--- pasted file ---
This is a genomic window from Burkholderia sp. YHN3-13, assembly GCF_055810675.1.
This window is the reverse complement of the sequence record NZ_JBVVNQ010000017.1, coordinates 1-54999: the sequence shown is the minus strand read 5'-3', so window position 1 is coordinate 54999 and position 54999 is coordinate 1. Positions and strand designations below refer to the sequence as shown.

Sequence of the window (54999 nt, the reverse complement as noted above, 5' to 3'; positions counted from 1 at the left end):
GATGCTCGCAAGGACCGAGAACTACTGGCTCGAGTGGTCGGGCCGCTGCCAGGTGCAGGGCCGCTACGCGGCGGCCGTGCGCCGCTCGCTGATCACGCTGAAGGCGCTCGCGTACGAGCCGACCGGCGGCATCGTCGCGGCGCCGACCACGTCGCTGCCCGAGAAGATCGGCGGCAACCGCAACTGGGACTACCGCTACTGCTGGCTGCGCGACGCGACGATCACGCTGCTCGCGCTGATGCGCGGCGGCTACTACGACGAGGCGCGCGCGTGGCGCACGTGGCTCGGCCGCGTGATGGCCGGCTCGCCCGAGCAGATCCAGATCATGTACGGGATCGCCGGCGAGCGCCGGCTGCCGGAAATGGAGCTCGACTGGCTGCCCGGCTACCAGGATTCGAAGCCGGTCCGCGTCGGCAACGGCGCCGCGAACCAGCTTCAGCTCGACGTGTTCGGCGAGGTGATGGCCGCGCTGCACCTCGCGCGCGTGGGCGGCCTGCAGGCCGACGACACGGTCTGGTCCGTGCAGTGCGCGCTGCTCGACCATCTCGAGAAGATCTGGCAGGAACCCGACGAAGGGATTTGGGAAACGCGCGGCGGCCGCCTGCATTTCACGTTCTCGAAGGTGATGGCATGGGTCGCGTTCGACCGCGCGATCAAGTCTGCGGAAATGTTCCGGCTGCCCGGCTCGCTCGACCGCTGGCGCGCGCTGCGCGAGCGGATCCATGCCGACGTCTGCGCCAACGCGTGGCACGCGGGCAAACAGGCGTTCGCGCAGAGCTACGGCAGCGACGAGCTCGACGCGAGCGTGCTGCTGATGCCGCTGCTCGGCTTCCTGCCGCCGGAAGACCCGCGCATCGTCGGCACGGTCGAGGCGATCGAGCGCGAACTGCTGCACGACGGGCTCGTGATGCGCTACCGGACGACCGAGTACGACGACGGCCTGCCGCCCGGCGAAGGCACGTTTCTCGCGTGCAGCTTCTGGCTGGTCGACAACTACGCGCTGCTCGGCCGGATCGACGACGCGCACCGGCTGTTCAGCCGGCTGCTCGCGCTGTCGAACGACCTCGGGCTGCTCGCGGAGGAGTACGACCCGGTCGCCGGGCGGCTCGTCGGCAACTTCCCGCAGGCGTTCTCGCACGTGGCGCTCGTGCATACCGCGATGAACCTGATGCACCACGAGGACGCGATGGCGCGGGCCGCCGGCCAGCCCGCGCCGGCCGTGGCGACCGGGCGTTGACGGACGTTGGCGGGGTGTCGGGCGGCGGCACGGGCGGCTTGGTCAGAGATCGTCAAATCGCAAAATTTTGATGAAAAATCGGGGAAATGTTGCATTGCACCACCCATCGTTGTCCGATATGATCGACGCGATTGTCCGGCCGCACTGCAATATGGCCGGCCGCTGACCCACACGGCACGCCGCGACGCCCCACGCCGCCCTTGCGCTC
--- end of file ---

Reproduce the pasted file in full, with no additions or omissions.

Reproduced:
This is a genomic window from Burkholderia sp. YHN3-13, assembly GCF_055810675.1.
This window is the reverse complement of the sequence record NZ_JBVVNQ010000017.1, coordinates 1-54999: the sequence shown is the minus strand read 5'-3', so window position 1 is coordinate 54999 and position 54999 is coordinate 1. Positions and strand designations below refer to the sequence as shown.

Sequence of the window (54999 nt, the reverse complement as noted above, 5' to 3'; positions counted from 1 at the left end):
GATGCTCGCAAGGACCGAGAACTACTGGCTCGAGTGGTCGGGCCGCTGCCAGGTGCAGGGCCGCTACGCGGCGGCCGTGCGCCGCTCGCTGATCACGCTGAAGGCGCTCGCGTACGAGCCGACCGGCGGCATCGTCGCGGCGCCGACCACGTCGCTGCCCGAGAAGATCGGCGGCAACCGCAACTGGGACTACCGCTACTGCTGGCTGCGCGACGCGACGATCACGCTGCTCGCGCTGATGCGCGGCGGCTACTACGACGAGGCGCGCGCGTGGCGCACGTGGCTCGGCCGCGTGATGGCCGGCTCGCCCGAGCAGATCCAGATCATGTACGGGATCGCCGGCGAGCGCCGGCTGCCGGAAATGGAGCTCGACTGGCTGCCCGGCTACCAGGATTCGAAGCCGGTCCGCGTCGGCAACGGCGCCGCGAACCAGCTTCAGCTCGACGTGTTCGGCGAGGTGATGGCCGCGCTGCACCTCGCGCGCGTGGGCGGCCTGCAGGCCGACGACACGGTCTGGTCCGTGCAGTGCGCGCTGCTCGACCATCTCGAGAAGATCTGGCAGGAACCCGACGAAGGGATTTGGGAAACGCGCGGCGGCCGCCTGCATTTCACGTTCTCGAAGGTGATGGCATGGGTCGCGTTCGACCGCGCGATCAAGTCTGCGGAAATGTTCCGGCTGCCCGGCTCGCTCGACCGCTGGCGCGCGCTGCGCGAGCGGATCCATGCCGACGTCTGCGCCAACGCGTGGCACGCGGGCAAACAGGCGTTCGCGCAGAGCTACGGCAGCGACGAGCTCGACGCGAGCGTGCTGCTGATGCCGCTGCTCGGCTTCCTGCCGCCGGAAGACCCGCGCATCGTCGGCACGGTCGAGGCGATCGAGCGCGAACTGCTGCACGACGGGCTCGTGATGCGCTACCGGACGACCGAGTACGACGACGGCCTGCCGCCCGGCGAAGGCACGTTTCTCGCGTGCAGCTTCTGGCTGGTCGACAACTACGCGCTGCTCGGCCGGATCGACGACGCGCACCGGCTGTTCAGCCGGCTGCTCGCGCTGTCGAACGACCTCGGGCTGCTCGCGGAGGAGTACGACCCGGTCGCCGGGCGGCTCGTCGGCAACTTCCCGCAGGCGTTCTCGCACGTGGCGCTCGTGCATACCGCGATGAACCTGATGCACCACGAGGACGCGATGGCGCGGGCCGCCGGCCAGCCCGCGCCGGCCGTGGCGACCGGGCGTTGACGGACGTTGGCGGGGTGTCGGGCGGCGGCACGGGCGGCTTGGTCAGAGATCGTCAAATCGCAAAATTTTGATGAAAAATCGGGGAAATGTTGCATTGCACCACCCATCGTTGTCCGATATGATCGACGCGATTGTCCGGCCGCACTGCAATATGGCCGGCCGCTGACCCACACGGCACGCCGCGACGCCCCACGCCGCCCTTGCGCTC